Giving birth prematurely
Any baby born before term—37 weeks—is considered premature, with several vital organs that may not be fully developed. About 10 percent of all births in the U.S. are premature, and many face serious health problems. That’s why doctors try every means they can to keep the baby in the uterus as long as possible, if only for a few days.
A “preemie” is marked by low birth weight, small size, a weak cry, poor sucking instinct and troubled breathing. Modern hospital technology helps babies born as early as 24 weeks old to survive, and the longer they develop in the womb, the fewer their complications seem to be.
Neonatal caregivers overcome breathing difficulties, for instance, by providing oxygen through a ventilator and an array of drugs to improve oxygen intake and carbon dioxide elimination. A feeding tube provides nourishment, allowing the infant to grow stronger. Fortunately, most preemie problems resolve over the course of several weeks or months, allowing baby to finally go home.
A woman’s risk factors for premature labor include age under 18; high blood pressure; poor medical care during pregnancy; poor nutrition; and alcohol, tobacco or drug abuse. To avoid premature labor, doctors emphasize good prenatal care above all. If early labor comes anyway, drugs called tocolytics are often used to stop contractions, buying valuable time for the baby to remain in the womb.
Giving birth is intense enough without problems. Yet even mothers who’ve breezed through a full 38- to 41-week term can suddenly develop complications during childbirth.
Fortunately, innovations such as fetal monitoring along with high-tech training allow doctors to routinely overcome many delivery-room complications. Here’s what doctors and nurses watch for:
“Breech” position. Ideally, baby lies upside-down in the womb facing mom’s spine. In breech, baby is right-side up facing forward and the legs or bottom point down. Some babies sit cross-legged or lie horizontally in the womb. If doctors cannot manipulate the baby for vaginal delivery, they’ll perform a cesarean (surgical) birth.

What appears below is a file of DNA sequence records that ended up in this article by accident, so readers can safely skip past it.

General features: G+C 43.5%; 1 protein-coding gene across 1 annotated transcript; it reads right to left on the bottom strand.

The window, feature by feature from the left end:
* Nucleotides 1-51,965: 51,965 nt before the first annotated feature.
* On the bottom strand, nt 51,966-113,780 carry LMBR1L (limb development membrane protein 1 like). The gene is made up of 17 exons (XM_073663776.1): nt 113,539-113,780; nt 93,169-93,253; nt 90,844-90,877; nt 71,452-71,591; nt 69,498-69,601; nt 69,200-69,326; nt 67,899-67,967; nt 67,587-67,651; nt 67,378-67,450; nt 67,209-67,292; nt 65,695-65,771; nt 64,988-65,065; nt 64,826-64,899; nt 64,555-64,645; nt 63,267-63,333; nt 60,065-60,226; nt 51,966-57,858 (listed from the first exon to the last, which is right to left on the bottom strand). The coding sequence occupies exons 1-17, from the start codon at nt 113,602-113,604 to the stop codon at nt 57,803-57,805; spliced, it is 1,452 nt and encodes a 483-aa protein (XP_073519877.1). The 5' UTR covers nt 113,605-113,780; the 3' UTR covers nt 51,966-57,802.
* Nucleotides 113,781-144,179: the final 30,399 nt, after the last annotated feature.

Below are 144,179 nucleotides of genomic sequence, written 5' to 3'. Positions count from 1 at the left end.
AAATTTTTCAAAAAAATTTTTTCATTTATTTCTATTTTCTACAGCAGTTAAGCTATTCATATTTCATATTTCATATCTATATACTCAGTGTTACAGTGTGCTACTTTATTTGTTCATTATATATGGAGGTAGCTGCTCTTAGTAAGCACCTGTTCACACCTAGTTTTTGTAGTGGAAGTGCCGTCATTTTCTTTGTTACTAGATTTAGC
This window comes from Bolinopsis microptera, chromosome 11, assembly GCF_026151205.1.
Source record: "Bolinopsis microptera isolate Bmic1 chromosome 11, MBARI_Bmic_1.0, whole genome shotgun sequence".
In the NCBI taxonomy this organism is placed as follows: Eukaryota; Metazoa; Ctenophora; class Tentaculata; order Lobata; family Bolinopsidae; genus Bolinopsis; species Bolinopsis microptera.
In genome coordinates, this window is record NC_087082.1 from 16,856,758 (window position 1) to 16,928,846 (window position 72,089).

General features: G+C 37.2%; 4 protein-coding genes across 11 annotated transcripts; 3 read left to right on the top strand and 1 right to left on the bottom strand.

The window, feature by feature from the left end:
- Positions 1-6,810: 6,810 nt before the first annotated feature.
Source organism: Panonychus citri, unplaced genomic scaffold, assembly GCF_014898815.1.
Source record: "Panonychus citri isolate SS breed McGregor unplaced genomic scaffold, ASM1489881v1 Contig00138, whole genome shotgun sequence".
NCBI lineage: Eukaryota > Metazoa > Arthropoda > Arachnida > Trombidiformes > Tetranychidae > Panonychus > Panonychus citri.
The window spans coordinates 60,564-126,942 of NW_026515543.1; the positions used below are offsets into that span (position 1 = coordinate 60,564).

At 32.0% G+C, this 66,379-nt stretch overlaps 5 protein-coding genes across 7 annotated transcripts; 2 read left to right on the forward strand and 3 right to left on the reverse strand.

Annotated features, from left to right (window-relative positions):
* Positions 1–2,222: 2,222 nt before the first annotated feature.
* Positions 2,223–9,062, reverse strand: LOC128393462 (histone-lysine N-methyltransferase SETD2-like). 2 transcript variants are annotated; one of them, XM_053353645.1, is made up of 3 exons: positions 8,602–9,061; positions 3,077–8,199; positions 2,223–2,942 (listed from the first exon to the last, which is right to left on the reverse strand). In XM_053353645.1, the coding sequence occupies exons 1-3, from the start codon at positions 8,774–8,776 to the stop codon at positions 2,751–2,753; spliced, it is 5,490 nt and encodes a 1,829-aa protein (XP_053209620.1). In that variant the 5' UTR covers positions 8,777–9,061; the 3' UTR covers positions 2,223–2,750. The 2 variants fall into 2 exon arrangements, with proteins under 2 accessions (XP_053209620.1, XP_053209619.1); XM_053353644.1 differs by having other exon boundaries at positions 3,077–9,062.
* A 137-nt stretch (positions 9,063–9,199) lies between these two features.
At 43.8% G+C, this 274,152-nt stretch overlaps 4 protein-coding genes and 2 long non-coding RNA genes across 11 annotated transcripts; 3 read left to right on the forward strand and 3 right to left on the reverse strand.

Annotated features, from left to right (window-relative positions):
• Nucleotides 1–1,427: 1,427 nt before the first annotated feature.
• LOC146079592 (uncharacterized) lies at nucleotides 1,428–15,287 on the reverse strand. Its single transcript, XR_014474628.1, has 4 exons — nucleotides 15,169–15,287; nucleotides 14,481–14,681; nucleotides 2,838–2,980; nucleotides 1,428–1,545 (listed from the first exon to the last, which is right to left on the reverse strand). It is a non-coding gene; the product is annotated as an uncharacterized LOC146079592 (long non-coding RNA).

Placenta problems. During pregnancy, the placenta attaches to the uterine wall, providing baby with nutrients through the umbilical cord. But in rare cases it can abruptly dislodge, cutting off oxygen to the baby and causing hemorrhaging in the mother. A vaginal delivery is sometimes possible; more often a cesarean delivery is performed. Vaginal bleeding and abdominal pain before labor occurs are warning signs.
Tangled cord. Baby’s umbilical cord sometimes pushes through the cervix before he or she does; it kinks and cuts off blood and oxygen. Other times the cord wraps around baby’s neck or gets pinched between baby’s head and mom’s pelvic bone. At that point, doctors may opt for a cesarean delivery or a vacuum extraction (attaching a suction cup to the crown of baby’s head to ease him or her down the birth canal) or forceps extraction (inserting a tool that resembles salad tongs into the vagina to cup baby’s cheeks and ease him or her out as mom pushes).
Exhaustion. An extremely difficult delivery drains the mother’s ability to push and sets the stage for postpartum complications. Once delivery stalls, many doctors use forceps or perform a cesarean birth.
Hemorrhage. Severe bleeding can occur if tissues are torn either by the baby or by forceps or vacuum extraction. Incomplete separation of the placenta from the uterine wall also causes bleeding.
Hematoma. Large bruises inside the birth canal must be drained through the vagina to reduce swelling and pain. Surgeons also use laparotomy to drain internal abdominal bruising. Doctors prescribe antibiotics to prevent infection.
Although complications during childbirth can be sudden and unnerving, they are uncommon. And thanks to advances in healthcare, your hospital is one of the best places in the world to be should problems arise. But the odds are you’ll have nothing more than a routine, uneventful and miraculous delivery of a beautiful baby and nothing too complicated to handle.